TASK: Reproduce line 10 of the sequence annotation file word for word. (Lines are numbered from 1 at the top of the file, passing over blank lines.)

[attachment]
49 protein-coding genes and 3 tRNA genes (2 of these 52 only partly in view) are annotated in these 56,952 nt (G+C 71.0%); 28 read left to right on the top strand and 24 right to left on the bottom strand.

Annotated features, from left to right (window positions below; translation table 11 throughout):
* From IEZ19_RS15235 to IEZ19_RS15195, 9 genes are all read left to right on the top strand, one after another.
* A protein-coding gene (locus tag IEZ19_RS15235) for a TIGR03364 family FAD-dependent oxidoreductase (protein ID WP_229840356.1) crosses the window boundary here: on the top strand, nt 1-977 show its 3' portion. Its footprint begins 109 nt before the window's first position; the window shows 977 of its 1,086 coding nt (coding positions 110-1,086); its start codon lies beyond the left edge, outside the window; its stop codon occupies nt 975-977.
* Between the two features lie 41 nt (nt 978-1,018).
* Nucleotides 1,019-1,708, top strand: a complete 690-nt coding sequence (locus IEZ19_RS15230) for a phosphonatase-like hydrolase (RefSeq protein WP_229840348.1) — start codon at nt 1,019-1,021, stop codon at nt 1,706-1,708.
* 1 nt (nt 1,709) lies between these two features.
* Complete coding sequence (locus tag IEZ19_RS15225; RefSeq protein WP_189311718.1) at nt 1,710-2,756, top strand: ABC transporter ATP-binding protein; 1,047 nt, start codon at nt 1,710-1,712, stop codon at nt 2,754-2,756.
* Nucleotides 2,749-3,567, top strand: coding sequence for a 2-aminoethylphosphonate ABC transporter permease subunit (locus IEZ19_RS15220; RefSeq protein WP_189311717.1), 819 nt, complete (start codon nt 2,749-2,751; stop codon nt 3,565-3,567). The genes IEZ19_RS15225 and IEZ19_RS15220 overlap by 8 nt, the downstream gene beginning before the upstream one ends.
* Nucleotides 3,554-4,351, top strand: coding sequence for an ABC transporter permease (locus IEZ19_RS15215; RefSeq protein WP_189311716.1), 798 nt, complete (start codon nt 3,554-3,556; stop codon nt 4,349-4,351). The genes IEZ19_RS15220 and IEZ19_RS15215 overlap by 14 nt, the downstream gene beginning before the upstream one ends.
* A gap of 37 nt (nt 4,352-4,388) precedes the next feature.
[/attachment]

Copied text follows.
* Nucleotides 3,554-4,351, top strand: coding sequence for an ABC transporter permease (locus IEZ19_RS15215; RefSeq protein WP_189311716.1), 798 nt, complete (start codon nt 3,554-3,556; stop codon nt 4,349-4,351). The genes IEZ19_RS15220 and IEZ19_RS15215 overlap by 14 nt, the downstream gene beginning before the upstream one ends.